Online Art History: Design, Development, and Review of an Interactive Course

Abstract

Carnegie Mellon Online has been used to deliver several university courses to thousands of students at Carnegie Mellon University (Pittsburgh, Pennsylvania) over the last 2 years. This paper describes the experiences gained from redesigning an introductory art history course using Carnegie Mellon Online to deliver supplemental course content. The technology, course content and structure, assessment tools, and course management capabilities are discussed, as well as lessons learned from creating this course. Plans for the next version are also highlighted. (Author/AEF) ******************************************************************************** * Reproductions supplied by EDRS are the best that can be made * * from the original document. * ******************************************************************************** Online Art History: Design, Development, and Review of an Interactive Course M. Schmidt, School of Art, College of Fine Arts, Carnegie Mellon University, Pittsburgh, PA 15213; ms0c @andrew.cmu.edu W. H. Blackmon, Carnegie Mellon Online, Carnegie Mellon University; wb23@andrew.cmu.edu D. R. Rehak Carnegie Mellon Online, Carnegie Mellon University; rehak@cmu.edu D. Bajzek Technology Enhanced Learning Lab, Carnegie Mellon University, db33@andrew.cmu.edu U.S. DEPARTMENT OF EDUCATION Office of Educational Research and Improvement Abstract: Carnegie Mellon Online has been used to deliver several university courses to EDUCATIONAL RESOURCES INFORMATIO CENTER (ERIC) thousands of students at Carnegie Mellon University over the last two years. This paper o This document has been reproduced as received from the person or organization describes the experiences gained from redesigning an introductory art history course using originating it. D Minor changes have been made to Carnegie Mellon Online to deliver supplemental course content. The technology, course improve reproduction quality. content, and structure, assessment tools, and course management capabilities are discussed, Points of view or opinions stated in this as well as lessons learned from creating this course, and plans for the next version. document do not necessarily represent official OER1 position or policy. This paper describes the experiences gained from redesigning an introductory art history course using Carnegie Mellon Online to deliver supplemental course content. Carnegie Mellon Online is a database driven, web-based educational tool that has been used to deliver several university courses to thousands of students at Carnegie Mellon University. The technology, course content, and structure, assessment tools, and course management capabilities are discussed, as well as lessons learned from creating this course, and plans for the next version. Descriptions of Carnegie Mellon Online courses are available at http://online.web.cmu.edu/. The Technology: Carnegie Mellon Online Carnegie Mellon Online is a unique, database driven, educational tool taking advantage of the World Wide Web to provide student-centered instruction. The system generates customized content, such as assessments and feedback for each student and tracks the student through a course while maintaining coursespecific rules and policies. Using this system, the instructor sets guidelines and prerequisites for student advancement through the course material, allowing the progress of each student to be individualized and paced for his or her learning style. It also provides students with more control over their learning experience by permitting them to access their class at any time they choose and as often as they choose, as best suits their needs. Carnegie Mellon Online is not limited to a specific discipline or type of course. Courses in all university disciplines can make use of its unique, student-centered approach to education in a variety of ways. It can be used to offer completely online courses that never meet in a classroom, can act as an online management and learning tool to complement classroom-based courses, or it can act solely as an assessment tool. One of Carnegie Mellon Online's strengths is it's ability to handle assessments. Like the rest of the system, assessments are data-driven; a standard set of code generates individualized assessment descriptions, generates the HTML forms, delivers the assessments, accepts the assessments, automatically grades certain types of assessments, and delivers feedback to the students. Security is always a concern when delivering classes via the web. A student must use a password to access any course learning material, assessments, or feedback. Students use their university password to access Carnegie Mellon Online. This same password is used to access their email, grades, course registration "PERMISSION TO REPRODUCE THIS MATERIAL HAS BEEN GRANTED BY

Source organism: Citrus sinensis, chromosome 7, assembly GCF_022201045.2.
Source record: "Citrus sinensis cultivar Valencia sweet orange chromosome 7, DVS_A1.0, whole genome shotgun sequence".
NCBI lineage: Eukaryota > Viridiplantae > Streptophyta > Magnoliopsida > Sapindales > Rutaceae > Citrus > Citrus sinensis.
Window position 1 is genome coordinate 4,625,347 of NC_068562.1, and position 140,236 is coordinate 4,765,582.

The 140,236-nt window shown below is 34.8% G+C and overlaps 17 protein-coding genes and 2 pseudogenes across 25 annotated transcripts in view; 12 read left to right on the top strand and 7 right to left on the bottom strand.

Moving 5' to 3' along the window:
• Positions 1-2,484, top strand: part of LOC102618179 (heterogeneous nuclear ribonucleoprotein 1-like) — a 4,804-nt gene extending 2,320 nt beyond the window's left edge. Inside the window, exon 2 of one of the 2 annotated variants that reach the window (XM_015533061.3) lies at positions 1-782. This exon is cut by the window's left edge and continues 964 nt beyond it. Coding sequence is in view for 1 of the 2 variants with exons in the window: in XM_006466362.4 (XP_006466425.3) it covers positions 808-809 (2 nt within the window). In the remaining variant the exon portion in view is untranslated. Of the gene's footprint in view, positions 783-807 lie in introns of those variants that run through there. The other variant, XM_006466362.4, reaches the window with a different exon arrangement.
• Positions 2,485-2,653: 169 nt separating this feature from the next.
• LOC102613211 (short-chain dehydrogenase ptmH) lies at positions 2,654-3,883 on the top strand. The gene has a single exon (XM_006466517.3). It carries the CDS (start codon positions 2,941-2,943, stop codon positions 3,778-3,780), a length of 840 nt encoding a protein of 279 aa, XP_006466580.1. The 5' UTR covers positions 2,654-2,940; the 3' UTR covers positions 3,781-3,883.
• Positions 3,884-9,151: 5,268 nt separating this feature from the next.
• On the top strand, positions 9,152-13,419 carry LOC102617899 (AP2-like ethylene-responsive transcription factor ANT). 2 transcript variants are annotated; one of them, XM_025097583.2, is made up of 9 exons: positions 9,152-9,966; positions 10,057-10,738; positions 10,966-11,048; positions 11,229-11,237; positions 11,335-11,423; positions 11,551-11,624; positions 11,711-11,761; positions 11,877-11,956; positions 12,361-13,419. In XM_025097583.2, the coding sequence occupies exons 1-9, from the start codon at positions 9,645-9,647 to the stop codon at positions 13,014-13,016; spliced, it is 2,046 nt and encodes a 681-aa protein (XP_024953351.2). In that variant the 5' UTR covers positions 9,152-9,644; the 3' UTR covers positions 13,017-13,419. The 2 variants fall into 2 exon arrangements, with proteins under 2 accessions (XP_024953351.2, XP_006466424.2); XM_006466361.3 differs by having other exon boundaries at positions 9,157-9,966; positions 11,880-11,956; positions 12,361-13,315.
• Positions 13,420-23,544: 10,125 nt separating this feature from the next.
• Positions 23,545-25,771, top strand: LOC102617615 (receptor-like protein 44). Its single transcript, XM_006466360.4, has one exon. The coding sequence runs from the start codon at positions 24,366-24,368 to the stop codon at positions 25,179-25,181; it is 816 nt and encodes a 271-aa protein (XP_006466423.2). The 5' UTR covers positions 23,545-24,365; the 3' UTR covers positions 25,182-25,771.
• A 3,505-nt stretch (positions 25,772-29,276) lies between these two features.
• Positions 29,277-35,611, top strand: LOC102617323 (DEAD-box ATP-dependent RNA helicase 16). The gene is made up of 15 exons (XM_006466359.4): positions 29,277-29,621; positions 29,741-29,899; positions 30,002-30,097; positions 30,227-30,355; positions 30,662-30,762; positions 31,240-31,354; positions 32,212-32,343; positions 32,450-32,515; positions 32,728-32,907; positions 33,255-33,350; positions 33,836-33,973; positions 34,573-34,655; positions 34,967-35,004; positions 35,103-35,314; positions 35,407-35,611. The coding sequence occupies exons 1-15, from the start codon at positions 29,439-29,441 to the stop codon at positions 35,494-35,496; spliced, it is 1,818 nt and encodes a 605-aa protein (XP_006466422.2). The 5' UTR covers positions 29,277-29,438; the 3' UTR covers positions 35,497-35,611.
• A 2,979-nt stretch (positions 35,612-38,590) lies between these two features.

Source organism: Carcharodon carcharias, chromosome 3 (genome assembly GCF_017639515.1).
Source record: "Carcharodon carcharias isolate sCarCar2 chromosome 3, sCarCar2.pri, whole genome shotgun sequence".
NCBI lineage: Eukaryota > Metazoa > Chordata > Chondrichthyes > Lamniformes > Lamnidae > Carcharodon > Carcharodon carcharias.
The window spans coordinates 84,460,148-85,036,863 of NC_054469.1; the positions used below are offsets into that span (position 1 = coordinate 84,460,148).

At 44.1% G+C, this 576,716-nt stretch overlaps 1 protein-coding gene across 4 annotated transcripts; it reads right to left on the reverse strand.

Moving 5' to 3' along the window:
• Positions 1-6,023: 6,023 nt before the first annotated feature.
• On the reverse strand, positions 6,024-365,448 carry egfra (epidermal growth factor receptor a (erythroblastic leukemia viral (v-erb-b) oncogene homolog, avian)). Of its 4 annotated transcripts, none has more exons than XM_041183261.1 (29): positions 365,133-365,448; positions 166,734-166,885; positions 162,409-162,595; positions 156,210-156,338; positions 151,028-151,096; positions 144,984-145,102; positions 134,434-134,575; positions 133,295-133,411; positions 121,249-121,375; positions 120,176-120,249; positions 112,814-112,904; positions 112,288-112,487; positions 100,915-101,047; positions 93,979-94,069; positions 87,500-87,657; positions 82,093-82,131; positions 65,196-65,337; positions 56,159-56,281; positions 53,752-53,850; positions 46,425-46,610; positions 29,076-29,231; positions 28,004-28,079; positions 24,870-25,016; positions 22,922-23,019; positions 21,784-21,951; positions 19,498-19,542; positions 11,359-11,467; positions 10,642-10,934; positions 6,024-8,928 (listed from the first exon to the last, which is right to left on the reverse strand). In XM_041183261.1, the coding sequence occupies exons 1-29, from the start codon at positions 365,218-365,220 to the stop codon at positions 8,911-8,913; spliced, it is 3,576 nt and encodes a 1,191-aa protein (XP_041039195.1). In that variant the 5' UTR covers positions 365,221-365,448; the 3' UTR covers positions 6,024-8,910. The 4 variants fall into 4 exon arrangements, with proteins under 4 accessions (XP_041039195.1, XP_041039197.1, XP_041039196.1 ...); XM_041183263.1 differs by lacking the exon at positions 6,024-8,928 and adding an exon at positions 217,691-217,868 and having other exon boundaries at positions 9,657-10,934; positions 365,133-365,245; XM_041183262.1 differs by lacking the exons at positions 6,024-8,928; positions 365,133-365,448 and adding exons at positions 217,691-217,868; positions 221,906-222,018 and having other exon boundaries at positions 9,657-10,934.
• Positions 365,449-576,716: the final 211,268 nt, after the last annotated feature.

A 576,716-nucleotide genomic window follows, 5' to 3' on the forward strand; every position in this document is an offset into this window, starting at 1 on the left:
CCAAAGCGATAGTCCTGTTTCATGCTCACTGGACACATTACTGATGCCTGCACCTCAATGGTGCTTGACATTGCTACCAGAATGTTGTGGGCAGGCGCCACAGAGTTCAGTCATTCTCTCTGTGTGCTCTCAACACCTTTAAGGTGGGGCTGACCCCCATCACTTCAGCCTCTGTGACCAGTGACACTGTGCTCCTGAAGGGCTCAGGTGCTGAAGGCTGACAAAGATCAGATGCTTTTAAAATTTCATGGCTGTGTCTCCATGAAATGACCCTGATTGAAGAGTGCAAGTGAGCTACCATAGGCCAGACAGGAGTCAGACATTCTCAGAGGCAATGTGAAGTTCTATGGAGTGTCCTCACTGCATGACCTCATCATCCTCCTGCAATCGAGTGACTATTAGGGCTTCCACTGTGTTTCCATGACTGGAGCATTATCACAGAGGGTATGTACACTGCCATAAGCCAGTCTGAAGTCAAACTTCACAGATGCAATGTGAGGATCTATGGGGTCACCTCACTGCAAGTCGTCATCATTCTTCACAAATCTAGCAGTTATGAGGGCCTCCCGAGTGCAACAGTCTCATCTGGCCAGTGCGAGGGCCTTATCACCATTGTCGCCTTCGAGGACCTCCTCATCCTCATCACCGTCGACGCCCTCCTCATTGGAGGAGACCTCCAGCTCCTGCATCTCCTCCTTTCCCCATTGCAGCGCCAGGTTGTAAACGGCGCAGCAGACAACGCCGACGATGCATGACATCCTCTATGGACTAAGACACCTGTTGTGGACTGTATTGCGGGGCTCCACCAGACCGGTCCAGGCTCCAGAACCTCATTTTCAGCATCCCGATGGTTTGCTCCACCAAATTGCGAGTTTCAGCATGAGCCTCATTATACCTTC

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Cite this paper

@inproceedings{Schmidt1998OnlineAH, title={Online Art History: Design, Development, and Review of an Interactive Course}, author={Mary Schmidt and W. H. Blackmon and Daniel R. Rehak and Diana Bajzek}, booktitle={WebNet}, year={1998} }